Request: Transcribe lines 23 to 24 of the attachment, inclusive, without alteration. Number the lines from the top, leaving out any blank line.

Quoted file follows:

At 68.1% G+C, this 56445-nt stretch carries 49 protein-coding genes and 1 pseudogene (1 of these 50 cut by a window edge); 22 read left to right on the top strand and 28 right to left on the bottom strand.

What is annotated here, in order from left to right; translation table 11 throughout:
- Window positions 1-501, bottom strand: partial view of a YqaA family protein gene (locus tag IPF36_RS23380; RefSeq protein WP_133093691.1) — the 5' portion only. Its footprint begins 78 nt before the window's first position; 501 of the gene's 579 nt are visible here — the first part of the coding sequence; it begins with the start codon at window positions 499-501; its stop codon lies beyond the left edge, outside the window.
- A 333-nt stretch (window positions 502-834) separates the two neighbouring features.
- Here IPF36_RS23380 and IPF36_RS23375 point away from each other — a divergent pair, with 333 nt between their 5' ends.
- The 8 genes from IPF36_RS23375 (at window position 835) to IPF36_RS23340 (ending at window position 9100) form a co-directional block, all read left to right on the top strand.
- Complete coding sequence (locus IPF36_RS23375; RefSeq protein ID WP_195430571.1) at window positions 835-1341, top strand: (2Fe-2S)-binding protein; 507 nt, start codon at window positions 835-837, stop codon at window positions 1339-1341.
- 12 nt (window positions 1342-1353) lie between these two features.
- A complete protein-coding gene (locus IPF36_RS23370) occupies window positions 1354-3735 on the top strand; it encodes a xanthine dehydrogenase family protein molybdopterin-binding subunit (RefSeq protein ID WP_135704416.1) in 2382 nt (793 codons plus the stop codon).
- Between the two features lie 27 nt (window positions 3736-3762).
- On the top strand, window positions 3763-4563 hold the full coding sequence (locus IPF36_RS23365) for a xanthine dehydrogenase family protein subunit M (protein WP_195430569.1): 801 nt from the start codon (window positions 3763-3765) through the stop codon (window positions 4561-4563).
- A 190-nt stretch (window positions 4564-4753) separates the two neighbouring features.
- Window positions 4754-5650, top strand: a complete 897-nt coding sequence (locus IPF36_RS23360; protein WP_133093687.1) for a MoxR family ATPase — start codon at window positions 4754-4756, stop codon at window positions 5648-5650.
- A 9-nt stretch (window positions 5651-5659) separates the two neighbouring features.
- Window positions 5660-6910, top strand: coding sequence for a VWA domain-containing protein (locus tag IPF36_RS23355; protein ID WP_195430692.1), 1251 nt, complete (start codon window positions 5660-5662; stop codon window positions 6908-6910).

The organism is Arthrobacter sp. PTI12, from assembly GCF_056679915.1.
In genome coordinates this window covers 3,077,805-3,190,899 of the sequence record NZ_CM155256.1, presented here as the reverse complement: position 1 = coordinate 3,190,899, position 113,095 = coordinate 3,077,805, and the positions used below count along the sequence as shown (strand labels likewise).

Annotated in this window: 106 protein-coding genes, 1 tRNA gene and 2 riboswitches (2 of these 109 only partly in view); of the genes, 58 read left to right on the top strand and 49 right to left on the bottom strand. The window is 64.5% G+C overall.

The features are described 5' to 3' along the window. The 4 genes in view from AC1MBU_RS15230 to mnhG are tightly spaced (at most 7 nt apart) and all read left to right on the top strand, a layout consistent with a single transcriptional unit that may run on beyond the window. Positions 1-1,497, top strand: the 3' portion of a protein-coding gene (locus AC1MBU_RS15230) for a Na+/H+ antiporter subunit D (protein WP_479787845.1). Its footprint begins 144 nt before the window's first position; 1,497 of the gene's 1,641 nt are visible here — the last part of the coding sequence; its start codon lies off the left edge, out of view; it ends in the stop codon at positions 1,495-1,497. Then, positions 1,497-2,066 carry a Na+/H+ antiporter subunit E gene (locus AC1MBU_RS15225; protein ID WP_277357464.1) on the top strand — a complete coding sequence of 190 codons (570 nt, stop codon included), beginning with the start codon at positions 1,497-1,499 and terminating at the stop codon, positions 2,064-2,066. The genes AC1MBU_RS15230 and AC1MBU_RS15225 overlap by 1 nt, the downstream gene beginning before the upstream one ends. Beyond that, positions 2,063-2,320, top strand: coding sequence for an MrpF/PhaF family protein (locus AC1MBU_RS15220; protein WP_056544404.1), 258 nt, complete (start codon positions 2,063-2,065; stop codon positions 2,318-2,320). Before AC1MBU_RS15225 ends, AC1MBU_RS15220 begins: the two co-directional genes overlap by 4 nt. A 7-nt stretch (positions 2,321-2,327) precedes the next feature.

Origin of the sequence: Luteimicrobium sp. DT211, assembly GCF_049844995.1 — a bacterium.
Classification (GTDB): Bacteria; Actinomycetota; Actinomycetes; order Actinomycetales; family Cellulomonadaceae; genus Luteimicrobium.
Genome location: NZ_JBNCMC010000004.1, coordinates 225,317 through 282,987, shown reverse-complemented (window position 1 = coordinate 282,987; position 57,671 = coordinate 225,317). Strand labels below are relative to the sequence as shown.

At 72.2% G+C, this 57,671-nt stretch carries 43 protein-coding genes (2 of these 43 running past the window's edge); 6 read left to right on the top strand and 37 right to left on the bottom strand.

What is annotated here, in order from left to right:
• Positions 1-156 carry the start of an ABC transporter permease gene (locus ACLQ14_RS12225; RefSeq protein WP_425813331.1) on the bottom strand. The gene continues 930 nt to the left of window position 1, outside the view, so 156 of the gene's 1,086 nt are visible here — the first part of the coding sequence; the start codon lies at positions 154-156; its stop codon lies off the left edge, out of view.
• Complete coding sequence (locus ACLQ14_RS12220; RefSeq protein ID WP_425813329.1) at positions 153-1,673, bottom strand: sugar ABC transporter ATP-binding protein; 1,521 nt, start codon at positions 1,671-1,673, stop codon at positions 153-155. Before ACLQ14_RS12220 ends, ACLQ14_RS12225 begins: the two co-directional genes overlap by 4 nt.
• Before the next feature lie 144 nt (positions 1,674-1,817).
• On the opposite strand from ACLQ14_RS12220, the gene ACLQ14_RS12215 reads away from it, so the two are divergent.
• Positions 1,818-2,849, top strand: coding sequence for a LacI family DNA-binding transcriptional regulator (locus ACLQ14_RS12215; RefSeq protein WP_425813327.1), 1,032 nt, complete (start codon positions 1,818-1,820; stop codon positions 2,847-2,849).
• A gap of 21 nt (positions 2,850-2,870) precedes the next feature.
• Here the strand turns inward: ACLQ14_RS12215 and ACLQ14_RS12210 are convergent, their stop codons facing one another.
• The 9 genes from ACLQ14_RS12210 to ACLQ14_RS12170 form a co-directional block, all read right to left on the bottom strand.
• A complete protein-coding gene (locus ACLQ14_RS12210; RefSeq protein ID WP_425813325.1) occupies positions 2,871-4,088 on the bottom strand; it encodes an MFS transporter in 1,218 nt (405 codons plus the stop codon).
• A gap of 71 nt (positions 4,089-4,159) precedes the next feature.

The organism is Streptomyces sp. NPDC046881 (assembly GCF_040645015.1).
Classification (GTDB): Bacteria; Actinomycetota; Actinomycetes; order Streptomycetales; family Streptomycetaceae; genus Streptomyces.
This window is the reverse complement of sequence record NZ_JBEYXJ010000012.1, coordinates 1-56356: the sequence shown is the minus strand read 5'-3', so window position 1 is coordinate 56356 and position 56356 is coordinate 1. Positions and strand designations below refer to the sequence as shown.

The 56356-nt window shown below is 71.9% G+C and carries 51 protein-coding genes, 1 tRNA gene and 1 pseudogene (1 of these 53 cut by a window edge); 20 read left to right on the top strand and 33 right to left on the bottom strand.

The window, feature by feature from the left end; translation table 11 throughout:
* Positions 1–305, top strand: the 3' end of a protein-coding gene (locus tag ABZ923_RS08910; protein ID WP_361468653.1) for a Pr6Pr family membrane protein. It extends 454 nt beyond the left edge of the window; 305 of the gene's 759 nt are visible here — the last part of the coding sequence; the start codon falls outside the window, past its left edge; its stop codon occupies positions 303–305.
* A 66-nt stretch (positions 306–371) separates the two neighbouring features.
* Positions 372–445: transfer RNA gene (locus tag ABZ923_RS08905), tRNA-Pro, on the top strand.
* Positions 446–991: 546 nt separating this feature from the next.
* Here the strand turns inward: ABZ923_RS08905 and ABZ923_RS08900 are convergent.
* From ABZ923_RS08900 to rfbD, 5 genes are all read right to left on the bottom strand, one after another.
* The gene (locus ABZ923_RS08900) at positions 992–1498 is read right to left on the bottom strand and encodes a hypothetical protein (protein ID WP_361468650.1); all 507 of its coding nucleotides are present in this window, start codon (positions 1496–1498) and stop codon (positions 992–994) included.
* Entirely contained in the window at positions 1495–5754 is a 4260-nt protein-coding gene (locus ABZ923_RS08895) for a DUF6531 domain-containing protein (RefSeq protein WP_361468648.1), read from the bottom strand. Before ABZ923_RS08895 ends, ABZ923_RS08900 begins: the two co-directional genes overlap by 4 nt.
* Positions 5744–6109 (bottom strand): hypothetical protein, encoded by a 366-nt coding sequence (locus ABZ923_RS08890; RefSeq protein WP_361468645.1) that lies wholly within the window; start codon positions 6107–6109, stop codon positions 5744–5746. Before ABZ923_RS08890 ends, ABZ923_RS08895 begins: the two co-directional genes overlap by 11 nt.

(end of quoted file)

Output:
At 72.2% G+C, this 57,671-nt stretch carries 43 protein-coding genes (2 of these 43 running past the window's edge); 6 read left to right on the top strand and 37 right to left on the bottom strand.

What is annotated here, in order from left to right: